Linebackers Expect Improvement After 2014 Struggles


FAYETTEVILLE — Arkansas had nothing but inexperience at linebacker last summer as it prepared for the 2013 season.

The veterans of the unit had been special teams players throughout the majority of their careers. The newcomers had talent, but had plenty to learn as they adjusted to college football. So first-year coach Randy Shannon had a difficult task: molding together a depth chart that would successfully stand up to SEC offenses.

Arkansas’ struggles were no secret. Issues at linebacker were a big reason the defense was one of the SEC’s worst. But linebacker Martrell Spaight said a group with more depth and experience is determined to make sure that changes in 2014.

“We’re going out there and we’re really emphasizing the physicality,” Spaight said. “You go back on film and we question ourselves sometimes mentally and physically from previous years. So this year we’re just really challenging ourselves out there on the practice field. Once it comes toward game time we’ll be ready to go.”

Arkansas’ linebackers will get a chance to show some improvement this morning, when the Razorbacks hold their first scrimmage of the preseason.

The workout is closed to the public, but the game-like opportunity will give Shannon and the Arkansas staff an idea of who they can count on. The good news: there’s some experience to start with this time after Spaight, senior Braylon Mitchell, sophomore Brooks Ellis and junior Otha Peters learned on the job last fall.

Shannon has noticed the benefits through the first week of camp.

“The younger guys are learning from the older guys,” Shannon said. “When I sit up there and I watch and I’m coaching in practice and going through drills, I may peek to the sideline and I may see Otha and Braylon and Brooks talking to a young guy about, ‘Watch this.’ Do those type of things. That makes you feel and understand that this is what we need to be as a defense and as a unit and we’re excited about that.”

Spaight (weak side), Ellis (middle) and Mitchell (strong side) have manned the first-team spots the first week of camp, according to Arkansas’ coaches. They combined to log 14 starts and 132 tackles. Most of them were by Mitchell (77).

Peters, who was plagued by injuries last year, and senior TQ Coleman, who moved down to linebacker late last spring after spending his first year at safety, have given the Razorbacks some solid blocks to build with on the second-team defense.

There’s also an intriguing group of newcomers with junior college transfer Josh Williams and freshmen Randy Ramsey, Dwayne Eugene and Khalia Hackett.

“They’re very explosive guys,” Shannon said. “You’re seeing guys that can run very fast, guys that have some chances to grow. That’s the thing we’re looking for: explosive guys that can run, that can come in and help us and be competitive at this early age. The more competition you have, the better your group is going to be.”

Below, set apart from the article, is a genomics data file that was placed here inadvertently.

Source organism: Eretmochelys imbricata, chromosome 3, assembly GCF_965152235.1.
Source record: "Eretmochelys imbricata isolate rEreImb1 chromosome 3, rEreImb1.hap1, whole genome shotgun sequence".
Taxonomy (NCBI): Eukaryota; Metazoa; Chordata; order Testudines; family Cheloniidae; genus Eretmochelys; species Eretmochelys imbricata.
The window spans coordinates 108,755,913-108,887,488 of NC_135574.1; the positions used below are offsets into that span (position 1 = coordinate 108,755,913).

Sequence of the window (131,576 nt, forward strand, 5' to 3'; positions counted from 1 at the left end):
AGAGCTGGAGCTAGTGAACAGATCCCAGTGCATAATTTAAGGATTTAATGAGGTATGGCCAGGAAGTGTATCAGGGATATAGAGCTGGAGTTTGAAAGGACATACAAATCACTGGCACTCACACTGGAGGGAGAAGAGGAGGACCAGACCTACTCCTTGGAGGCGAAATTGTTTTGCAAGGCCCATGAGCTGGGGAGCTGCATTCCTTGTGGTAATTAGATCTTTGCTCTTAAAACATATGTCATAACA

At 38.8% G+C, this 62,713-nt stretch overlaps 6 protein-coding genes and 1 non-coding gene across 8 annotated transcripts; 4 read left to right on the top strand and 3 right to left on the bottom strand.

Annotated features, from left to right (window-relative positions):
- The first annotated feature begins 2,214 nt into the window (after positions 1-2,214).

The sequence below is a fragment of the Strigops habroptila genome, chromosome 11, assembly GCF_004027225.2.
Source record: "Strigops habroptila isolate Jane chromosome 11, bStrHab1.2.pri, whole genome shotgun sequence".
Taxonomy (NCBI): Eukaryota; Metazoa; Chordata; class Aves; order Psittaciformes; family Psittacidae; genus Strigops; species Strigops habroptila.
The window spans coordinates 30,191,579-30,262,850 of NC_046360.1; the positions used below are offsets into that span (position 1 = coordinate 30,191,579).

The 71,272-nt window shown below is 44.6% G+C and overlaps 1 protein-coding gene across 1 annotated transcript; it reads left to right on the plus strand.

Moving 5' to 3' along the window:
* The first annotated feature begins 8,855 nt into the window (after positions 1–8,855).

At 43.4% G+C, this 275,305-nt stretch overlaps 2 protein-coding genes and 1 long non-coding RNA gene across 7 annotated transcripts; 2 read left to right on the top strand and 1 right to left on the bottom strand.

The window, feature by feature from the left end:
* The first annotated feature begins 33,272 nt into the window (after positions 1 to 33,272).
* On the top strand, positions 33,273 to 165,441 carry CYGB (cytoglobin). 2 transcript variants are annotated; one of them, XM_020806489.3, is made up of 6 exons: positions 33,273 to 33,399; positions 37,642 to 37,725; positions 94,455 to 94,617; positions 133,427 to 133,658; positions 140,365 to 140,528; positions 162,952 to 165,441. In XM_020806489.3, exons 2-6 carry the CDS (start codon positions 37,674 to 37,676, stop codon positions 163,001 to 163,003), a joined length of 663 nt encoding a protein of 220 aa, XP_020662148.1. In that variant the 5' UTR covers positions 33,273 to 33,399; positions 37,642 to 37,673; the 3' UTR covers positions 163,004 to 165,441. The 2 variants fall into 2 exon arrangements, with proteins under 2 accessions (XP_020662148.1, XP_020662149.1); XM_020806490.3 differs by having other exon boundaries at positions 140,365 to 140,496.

Mitchell, who is on the preseason watch list for the Butkus Award, said the veterans notice the potential and want to make sure the newcomers get up to speed quickly this month. He said it’s vital to make sure Arkansas is a stronger unit this fall.

“When I was a young guy, I came in and I was lost and I didn’t really have a lot of the older guys come and show me the way,” Mitchell said. “So I kind of adopted the rule that when I have a younger guy, I’m going to adopt him, put him under my wing and show him how we do things here.”

Of course, it helps that Mitchell and the returning linebackers are working with the same coach for the second straight season. Shannon is the only defensive coach on Arkansas’ staff back for his second season and Spaight thinks the continuity is key.

The returning linebackers have a much better grasp of what is expected.

“We all know Coach Shannon’s coaching style and we’ve all got that experience with each other,” Spaight said. “So we all know our tendencies and we can coach each other out there on the football field. So it plays a real major role out here.”

Arkansas needs it to translate to gameday. The linebackers struggled to — in defensive terms — set the edge last season. Ball carriers were able to get outside on a regular basis and Spaight said the linebacker shouldered most of the blame.

“A lot of times we have to set the edge and a lot of times we didn’t get the job done,” Spaight said. “But this year, I feel as if (defensive coordinator Robb) Smith is really emphasizing it even as we’re doing walk throughs.”

Shannon said it helps that a player like Spaight — who admitted he played on raw talent more than anything last season — has a better grasp of the scheme.

“He’s more confident in what he’s doing and understanding the whole game,” Shannon said. “Like anything Martrell came in thinking, ‘I’m going to just play.’ But he’s learning the game now and he’s understanding the game.”

The same can be said for Ellis, who started the final four games as a true freshman after being brought along slowly early in the fall.

It’s good to have experience. And some talented youngsters. But Mitchell and the rest of Arkansas’ linebackers know they’ll only be judged by results this fall so there’s plenty to accomplish the rest of preseason camp.

“We’re definitely not where we want to be,” Mitchell said. “To compete in the SEC and get to where we want to be, we have to make huge strides.”